In 2018, the Oxford English Dictionary — for nearly 150 years the principal historical dictionary of the English language — added more than 1,000 new words. Among them was “snowflake”, which the keen-eyed among you will realize predates 2018 by a considerable margin.
And so it does, as a descriptor of what falls from the sky in winter. However, words often take on new meaning over time, and so it is with snowflake. Drawing on the fact that no two snowflakes are alike, the word came to mean a unique person. Then it took on yet another meaning, and now is commonly used as an insult, referring to someone who is overly sensitive or thinks that they are special, and that they and their needs should be the centre of attention wherever they go.
It was this meaning of “snowflake” that made its way into the OED in 2018, not long after it became prevalent. It is often levelled at younger people by older ones, implying that today’s youth and young adults are far more delicate and fragile than their hearty elders, who trudged six miles to school (and back), in a snow drift, uphill, every day and never once breathed a word of complaint.
I was therefore rather interested to read, in the June 19, 1947 issue of the Ashcroft Journal, a short piece noting that “You can’t have everything your own way … Growing children need to be taught that they aren’t the only ‘pebbles on the beach’, and can’t expect to hold life’s spotlight all the time.”
There is no context for the piece; nothing to indicate what prompted the observation. However, it does seem to show that “snowflakes” (to use the term in the pejorative sense) have been with us for some time, and are not a purely 21st century phenomenon. That’s not exactly a “stop the presses” revelation: human nature hasn’t changed a lot since recorded history began, if the ancient Greeks are to be believed. The world changes; human beings, not so much.
It’s frustrating, though, to see younger folks continually disparaged by their elders, and their worries and fears pooh-poohed. Take housing, for example. I guarantee you that the comments section of any article about the housing woes of young adults will be filled with huffy posts from older folks talking about how in their day, they were making $3.85 an hour and still managed to buy a four-bedroom, single-family house by dint of scrimping and saving for a few years. “We didn’t expect everything handed to us, no sirree! We went without until we’d saved enough!! What’s wrong with young people today?”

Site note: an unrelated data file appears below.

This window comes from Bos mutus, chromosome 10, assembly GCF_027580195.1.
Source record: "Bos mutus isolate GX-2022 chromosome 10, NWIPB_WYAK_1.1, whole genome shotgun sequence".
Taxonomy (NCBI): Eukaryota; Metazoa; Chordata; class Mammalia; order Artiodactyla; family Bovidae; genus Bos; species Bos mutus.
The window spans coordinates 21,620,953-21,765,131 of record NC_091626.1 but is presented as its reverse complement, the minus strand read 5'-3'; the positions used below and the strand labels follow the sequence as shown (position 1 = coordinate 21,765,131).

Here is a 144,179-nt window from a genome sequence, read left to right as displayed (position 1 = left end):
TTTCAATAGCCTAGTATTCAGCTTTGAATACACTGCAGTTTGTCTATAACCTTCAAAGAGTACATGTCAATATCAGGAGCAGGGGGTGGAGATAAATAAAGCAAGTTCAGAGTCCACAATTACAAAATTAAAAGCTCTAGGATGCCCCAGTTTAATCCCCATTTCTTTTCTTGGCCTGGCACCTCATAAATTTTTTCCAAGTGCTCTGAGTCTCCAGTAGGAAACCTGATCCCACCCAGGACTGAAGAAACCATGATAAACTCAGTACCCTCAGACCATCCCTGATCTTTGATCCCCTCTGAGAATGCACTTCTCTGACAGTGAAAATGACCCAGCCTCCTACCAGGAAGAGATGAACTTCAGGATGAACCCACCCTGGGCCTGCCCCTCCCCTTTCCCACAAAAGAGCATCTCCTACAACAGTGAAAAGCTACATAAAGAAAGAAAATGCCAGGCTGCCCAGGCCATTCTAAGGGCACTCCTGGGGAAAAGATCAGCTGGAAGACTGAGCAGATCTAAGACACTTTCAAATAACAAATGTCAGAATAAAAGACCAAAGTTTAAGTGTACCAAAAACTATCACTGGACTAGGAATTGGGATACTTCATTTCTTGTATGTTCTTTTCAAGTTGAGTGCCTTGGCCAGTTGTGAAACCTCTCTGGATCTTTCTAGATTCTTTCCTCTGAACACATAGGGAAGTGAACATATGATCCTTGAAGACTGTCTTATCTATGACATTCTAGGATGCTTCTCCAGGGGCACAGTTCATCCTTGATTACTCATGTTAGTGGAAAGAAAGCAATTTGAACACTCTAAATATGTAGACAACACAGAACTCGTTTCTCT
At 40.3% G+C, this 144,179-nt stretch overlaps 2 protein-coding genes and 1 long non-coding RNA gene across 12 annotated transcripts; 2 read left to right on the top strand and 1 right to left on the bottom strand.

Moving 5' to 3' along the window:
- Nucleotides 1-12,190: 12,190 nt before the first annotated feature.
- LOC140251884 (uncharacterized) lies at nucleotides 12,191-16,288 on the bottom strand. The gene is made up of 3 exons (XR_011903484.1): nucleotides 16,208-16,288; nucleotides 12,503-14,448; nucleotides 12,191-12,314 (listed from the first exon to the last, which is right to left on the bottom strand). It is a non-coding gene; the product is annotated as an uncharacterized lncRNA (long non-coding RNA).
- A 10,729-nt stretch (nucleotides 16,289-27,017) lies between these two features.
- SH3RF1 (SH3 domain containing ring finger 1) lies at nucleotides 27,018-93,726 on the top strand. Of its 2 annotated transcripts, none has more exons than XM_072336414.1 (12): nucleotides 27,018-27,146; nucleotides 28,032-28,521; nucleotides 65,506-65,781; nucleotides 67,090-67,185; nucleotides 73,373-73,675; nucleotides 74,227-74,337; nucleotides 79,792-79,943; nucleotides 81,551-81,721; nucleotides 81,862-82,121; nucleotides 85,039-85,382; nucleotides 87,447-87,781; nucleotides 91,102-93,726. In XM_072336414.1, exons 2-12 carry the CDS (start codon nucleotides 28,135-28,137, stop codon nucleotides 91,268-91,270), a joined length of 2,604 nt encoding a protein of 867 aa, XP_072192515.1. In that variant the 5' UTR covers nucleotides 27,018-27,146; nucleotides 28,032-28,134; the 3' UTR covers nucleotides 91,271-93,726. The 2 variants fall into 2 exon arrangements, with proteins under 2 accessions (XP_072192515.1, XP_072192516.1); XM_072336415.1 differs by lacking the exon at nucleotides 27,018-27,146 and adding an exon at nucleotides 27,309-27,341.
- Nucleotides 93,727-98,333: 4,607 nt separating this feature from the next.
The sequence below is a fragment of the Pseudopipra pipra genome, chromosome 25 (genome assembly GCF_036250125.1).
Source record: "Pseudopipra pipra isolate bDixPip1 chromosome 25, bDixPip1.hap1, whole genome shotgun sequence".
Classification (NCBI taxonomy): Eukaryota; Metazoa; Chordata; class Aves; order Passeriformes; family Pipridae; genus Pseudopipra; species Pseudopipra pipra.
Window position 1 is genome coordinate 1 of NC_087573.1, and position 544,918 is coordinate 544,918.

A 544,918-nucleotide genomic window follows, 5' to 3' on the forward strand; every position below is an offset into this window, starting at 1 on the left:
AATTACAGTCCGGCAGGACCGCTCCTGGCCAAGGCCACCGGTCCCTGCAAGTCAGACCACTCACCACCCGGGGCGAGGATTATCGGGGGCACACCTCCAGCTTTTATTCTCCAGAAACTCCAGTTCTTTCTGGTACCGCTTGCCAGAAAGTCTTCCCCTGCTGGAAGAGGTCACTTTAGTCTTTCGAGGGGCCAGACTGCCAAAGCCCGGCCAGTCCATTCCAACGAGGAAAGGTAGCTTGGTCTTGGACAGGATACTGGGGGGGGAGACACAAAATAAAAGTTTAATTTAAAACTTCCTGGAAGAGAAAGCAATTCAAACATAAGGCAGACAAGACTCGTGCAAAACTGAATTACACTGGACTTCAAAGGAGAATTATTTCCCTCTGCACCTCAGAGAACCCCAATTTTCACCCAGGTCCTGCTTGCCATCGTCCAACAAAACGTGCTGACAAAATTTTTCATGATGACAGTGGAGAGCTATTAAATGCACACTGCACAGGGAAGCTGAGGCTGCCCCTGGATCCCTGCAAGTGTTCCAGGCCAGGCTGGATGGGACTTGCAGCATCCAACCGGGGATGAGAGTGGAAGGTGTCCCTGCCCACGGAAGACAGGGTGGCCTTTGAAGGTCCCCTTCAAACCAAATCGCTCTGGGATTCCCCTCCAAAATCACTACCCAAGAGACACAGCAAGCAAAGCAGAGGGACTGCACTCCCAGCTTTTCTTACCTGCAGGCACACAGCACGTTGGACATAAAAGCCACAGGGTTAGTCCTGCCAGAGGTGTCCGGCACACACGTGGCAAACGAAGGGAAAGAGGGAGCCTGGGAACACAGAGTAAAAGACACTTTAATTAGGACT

I have before me an ad from 1963 for a single family detached home at Finch and Leslie in Greater Toronto, advertised at $16,745. Minimum wage for men in Ontario in 1963 was $1 an hour (women got 85 cents), meaning that, based on a 40-hour work week, it would take 1.61 years of a man’s wages to afford a 20 per cent downpayment, and eight years of his wages to purchase the house outright.
Fast-forward to 2022, where the minimum wage in Ontario (for men and women) is $15.50 an hour. Wow: those older folks are right! What are young people today complaining about? Hold your horses. Single family detached homes at Finch and Leslie are now selling (as of June 12; I checked) for between $1.368 million and $1.688 million. If you take a median price of $1.5 million, someone on minimum wage would need to devotes 9.3 years’-worth of salary to afford a 20 per cent downpayment, and a whopping 46.5 years’-worth of salary to purchase it outright.
So next time you hear someone disparaging the younger generation for what they see as entitlement, or whining, or complaining about the way things are today, tell them (politely) to put a sock in it. And please, reserve the word snowflake for the fluffy white things that cling to your nose and eyelashes, no matter what the OED tells you.